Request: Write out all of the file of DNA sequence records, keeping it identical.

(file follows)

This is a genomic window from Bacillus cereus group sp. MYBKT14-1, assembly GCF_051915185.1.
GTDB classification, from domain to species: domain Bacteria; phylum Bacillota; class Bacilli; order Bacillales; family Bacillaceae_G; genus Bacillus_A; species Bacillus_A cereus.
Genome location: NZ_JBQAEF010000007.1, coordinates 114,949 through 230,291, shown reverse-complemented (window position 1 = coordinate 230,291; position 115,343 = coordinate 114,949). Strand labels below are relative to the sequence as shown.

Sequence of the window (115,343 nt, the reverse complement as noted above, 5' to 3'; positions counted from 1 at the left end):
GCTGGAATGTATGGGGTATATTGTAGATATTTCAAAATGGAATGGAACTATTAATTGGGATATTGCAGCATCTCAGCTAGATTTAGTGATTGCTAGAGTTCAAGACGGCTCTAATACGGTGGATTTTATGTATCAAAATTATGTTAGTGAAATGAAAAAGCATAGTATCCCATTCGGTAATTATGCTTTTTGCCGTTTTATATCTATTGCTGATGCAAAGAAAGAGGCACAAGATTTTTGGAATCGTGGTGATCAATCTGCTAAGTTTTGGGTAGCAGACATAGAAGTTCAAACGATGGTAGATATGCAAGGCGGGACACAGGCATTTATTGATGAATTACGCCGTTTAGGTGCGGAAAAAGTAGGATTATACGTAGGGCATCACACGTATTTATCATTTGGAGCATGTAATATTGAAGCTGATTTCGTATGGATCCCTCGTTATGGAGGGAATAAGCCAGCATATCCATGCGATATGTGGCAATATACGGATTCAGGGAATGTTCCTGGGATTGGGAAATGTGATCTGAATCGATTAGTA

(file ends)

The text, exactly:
This is a genomic window from Bacillus cereus group sp. MYBKT14-1, assembly GCF_051915185.1.
GTDB classification, from domain to species: domain Bacteria; phylum Bacillota; class Bacilli; order Bacillales; family Bacillaceae_G; genus Bacillus_A; species Bacillus_A cereus.
Genome location: NZ_JBQAEF010000007.1, coordinates 114,949 through 230,291, shown reverse-complemented (window position 1 = coordinate 230,291; position 115,343 = coordinate 114,949). Strand labels below are relative to the sequence as shown.

Sequence of the window (115,343 nt, the reverse complement as noted above, 5' to 3'; positions counted from 1 at the left end):
GCTGGAATGTATGGGGTATATTGTAGATATTTCAAAATGGAATGGAACTATTAATTGGGATATTGCAGCATCTCAGCTAGATTTAGTGATTGCTAGAGTTCAAGACGGCTCTAATACGGTGGATTTTATGTATCAAAATTATGTTAGTGAAATGAAAAAGCATAGTATCCCATTCGGTAATTATGCTTTTTGCCGTTTTATATCTATTGCTGATGCAAAGAAAGAGGCACAAGATTTTTGGAATCGTGGTGATCAATCTGCTAAGTTTTGGGTAGCAGACATAGAAGTTCAAACGATGGTAGATATGCAAGGCGGGACACAGGCATTTATTGATGAATTACGCCGTTTAGGTGCGGAAAAAGTAGGATTATACGTAGGGCATCACACGTATTTATCATTTGGAGCATGTAATATTGAAGCTGATTTCGTATGGATCCCTCGTTATGGAGGGAATAAGCCAGCATATCCATGCGATATGTGGCAATATACGGATTCAGGGAATGTTCCTGGGATTGGGAAATGTGATCTGAATCGATTAGTA